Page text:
Revolutionizing the Commons

Dear UTA,

As a 2013 bumper crop of grain threatens to rot in Prairie elevators without any interference by the recently defunct, farmer-run Canadian Wheat Board, and as lobster prices drop to as low as $2.20 a pound at communal wharfs while still fetching luxury prices in upscale restaurants, the limitations and minimal successes of commodity-producing commons become painfully clear. Wheat farmers and lobster fishers are vulnerable to forced disbandment by neoliberal governments and remain far too weak to insulate communities and workers from the vagaries of capitalist exploitation. Similarly, while many on the left engage in campaigns to save our farms, public schools, libraries, and transportation, our unpaid energy and labour is often harnessed to cheapen the costs of public/state forms of social reproduction. Finally, the rhetoric of the “commons” – employing words like “freedom” and “diversity” and countless other left initiatives and challenges – risks being emptied of all meaning by a rapacious social order intent on wielding the popularity of the notion for its own purposes.

George Caffentzis and Silvia Federici’s article in Issue 15 of Upping the Anti addresses a matter of urgency, and is indispensable in the fight to end capitalism and usher in a non-hierarchical egalitarian society. The authors challenge us to envision an anti-capitalist commons that emphasizes building capacity for communal reproduction, as well as an engagement with a prefigurative politics that can remove our skills, labour, resources, and communities from the machinations of capital and the state. Yet we should not underestimate how such a goal requires fundamental reformulations of the forms of activity, tactics, and leadership we value most in social movements.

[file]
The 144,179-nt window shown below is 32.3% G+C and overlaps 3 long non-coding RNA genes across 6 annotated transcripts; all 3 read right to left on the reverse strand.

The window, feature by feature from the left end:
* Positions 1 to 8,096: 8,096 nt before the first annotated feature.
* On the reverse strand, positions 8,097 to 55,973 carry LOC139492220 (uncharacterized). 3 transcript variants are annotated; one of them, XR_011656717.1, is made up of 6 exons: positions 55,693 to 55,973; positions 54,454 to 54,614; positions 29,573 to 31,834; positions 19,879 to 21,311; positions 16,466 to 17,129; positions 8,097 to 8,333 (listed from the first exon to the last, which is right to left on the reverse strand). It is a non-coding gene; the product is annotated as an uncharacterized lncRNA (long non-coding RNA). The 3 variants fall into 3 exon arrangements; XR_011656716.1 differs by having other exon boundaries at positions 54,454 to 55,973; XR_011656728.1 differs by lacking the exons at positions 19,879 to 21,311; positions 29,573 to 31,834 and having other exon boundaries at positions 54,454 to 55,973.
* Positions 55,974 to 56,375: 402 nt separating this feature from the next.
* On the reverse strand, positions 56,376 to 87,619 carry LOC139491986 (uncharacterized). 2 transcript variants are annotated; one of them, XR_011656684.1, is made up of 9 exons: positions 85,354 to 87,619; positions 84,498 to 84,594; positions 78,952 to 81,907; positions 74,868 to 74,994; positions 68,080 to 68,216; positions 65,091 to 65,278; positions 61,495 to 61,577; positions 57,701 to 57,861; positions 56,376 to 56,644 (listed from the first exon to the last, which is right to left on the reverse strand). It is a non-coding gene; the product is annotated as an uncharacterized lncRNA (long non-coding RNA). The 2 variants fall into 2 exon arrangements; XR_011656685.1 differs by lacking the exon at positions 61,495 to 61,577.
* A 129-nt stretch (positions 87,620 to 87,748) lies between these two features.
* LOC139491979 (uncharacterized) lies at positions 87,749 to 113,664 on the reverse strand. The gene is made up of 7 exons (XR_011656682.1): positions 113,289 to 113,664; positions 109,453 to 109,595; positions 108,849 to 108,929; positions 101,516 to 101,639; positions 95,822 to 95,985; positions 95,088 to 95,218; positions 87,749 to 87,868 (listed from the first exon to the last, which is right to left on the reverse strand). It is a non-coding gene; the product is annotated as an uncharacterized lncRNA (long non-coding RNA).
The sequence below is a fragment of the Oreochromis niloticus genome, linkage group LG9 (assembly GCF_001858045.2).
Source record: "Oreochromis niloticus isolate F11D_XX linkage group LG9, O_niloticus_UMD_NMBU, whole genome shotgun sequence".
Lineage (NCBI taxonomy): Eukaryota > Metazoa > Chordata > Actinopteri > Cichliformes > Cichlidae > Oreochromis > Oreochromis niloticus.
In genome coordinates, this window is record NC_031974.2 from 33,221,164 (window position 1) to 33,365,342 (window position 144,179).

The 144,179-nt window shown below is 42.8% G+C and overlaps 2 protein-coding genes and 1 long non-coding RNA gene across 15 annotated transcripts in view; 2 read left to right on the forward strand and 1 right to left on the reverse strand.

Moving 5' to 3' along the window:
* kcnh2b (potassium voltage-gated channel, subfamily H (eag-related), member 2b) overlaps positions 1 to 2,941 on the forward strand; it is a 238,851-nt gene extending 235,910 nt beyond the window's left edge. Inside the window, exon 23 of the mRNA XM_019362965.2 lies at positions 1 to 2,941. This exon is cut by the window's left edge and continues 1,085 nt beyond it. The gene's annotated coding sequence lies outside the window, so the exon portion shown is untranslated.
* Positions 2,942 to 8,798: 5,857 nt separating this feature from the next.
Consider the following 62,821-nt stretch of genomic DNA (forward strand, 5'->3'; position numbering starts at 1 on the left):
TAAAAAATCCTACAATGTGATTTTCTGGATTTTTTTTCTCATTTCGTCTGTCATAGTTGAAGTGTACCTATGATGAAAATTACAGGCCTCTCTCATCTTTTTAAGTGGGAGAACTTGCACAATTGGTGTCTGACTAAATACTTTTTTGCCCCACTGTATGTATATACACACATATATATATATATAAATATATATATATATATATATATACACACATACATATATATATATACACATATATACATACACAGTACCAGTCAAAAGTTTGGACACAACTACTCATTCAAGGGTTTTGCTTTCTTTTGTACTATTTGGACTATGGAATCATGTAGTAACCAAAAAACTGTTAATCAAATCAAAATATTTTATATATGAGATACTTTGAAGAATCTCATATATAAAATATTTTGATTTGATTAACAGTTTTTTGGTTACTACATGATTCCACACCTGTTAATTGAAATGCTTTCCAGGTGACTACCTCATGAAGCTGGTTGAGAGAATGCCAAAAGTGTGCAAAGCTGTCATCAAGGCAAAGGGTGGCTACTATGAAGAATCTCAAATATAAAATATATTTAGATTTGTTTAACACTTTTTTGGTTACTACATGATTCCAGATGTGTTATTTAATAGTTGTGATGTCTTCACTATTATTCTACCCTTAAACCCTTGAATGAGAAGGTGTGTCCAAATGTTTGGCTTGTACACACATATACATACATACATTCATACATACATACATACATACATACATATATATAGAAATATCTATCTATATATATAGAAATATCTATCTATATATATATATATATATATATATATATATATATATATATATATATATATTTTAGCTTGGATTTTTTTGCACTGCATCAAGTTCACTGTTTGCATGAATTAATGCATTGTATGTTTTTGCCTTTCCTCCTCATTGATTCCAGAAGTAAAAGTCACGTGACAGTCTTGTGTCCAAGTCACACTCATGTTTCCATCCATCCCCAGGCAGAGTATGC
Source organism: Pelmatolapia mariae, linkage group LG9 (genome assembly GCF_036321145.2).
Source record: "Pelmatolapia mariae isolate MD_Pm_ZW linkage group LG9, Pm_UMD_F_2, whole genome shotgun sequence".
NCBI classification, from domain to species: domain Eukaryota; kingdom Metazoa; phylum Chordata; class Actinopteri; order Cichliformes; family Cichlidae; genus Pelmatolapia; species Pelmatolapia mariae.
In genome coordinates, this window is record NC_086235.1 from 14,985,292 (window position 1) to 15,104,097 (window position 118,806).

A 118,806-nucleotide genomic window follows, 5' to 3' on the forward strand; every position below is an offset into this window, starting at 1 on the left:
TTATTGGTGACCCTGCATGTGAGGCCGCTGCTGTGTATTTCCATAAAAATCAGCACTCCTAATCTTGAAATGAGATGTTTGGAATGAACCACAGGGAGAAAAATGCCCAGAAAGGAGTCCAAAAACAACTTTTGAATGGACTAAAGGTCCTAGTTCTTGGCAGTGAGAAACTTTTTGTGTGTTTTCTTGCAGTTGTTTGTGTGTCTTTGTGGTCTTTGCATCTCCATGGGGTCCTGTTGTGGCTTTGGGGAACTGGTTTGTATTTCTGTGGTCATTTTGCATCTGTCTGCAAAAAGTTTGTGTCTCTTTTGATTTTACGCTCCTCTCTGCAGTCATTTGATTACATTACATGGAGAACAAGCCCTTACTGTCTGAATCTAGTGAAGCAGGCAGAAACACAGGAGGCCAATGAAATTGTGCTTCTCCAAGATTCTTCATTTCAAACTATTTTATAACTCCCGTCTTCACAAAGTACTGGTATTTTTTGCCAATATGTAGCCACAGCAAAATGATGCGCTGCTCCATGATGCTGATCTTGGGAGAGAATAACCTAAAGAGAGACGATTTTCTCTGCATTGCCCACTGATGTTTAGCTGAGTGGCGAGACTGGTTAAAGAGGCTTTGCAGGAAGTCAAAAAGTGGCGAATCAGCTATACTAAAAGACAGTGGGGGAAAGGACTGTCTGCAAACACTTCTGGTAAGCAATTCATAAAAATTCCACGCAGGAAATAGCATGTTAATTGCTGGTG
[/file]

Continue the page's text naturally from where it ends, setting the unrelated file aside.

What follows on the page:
While we are all familiar with the value of crisis to capital, our movements also judge themselves on their ability to mobilize against crises and the fear of ever greater social dislocation. On the other hand, attempts by radicals to create non-capitalist commons have frequently devolved into temporary autonomous zones that, by insulating themselves from crisis, rarely, if ever, engage anyone beyond a limited and homogenous membership. Such removal only alienates activists from the real, non-revolutionary needs of marginalized peoples. Caffentzis and Federici’s clarion call to emphasize social reproduction in our activism should make us pause and reassess the problems of such insular approaches. We are reminded of the power of preventative grassroots movements to divest society’s most vulnerable from the need to make demands upon the state and capital. Far more encouraging are efforts like the Drug Users Resource Centre in Vancouver’s Downtown Eastside, which has recently embarked on a cooperative skill-share program to teach active alcoholics to brew their own beer and wine. This is done to lessen their dependency on dangerous, cheaper forms of alcohol and share safer alternatives with other struggling alcoholics in Canada’s poorest postal code. Such communal reproduction does little to address systemic causes of alcoholism, but it is a powerful form of prefigurative politics that combines self-empowerment, community building, and a (partial) withdrawal from capital markets and reliance on demeaning, unrealistic, and punitive social services.

Finally, it should be said that starting with the anti-globalization protests of the 1990s all the way up to the recent Occupy movement, there has been a persistent patriarchal, racialized, privileged, ageist, and ablest insistence that we should value most those who monopolize the microphone, relish police confrontation and media melees, philosophize the moment, and command our attention. Despite Caffentzis’ important acknowledgement that the primary tasks of the early Occupy movement involved “housework,” such labour was also the site of some of the most intractable disagreements. At numerous Occupy encampments, stories arose of largely white, cis-male, privileged participants who saw their role as, at most, allocators of such work, leaving women, poor people and racialized occupiers to take the leading and essential roles of social reproduction. It is time that the so-called shit work, the day-to-day “drudgery” involved in keeping our movement alive, does not replicate the hierarchy of tasks inherent to capitalism. Not only does this work require our equal attention and effort, it needs to be elevated to revolutionary importance – without it, as Caffentzis and Federici powerfully remind us, there can be no commons against and beyond capitalism.

For a revolutionary commons,
David Thompson
Kingston, ON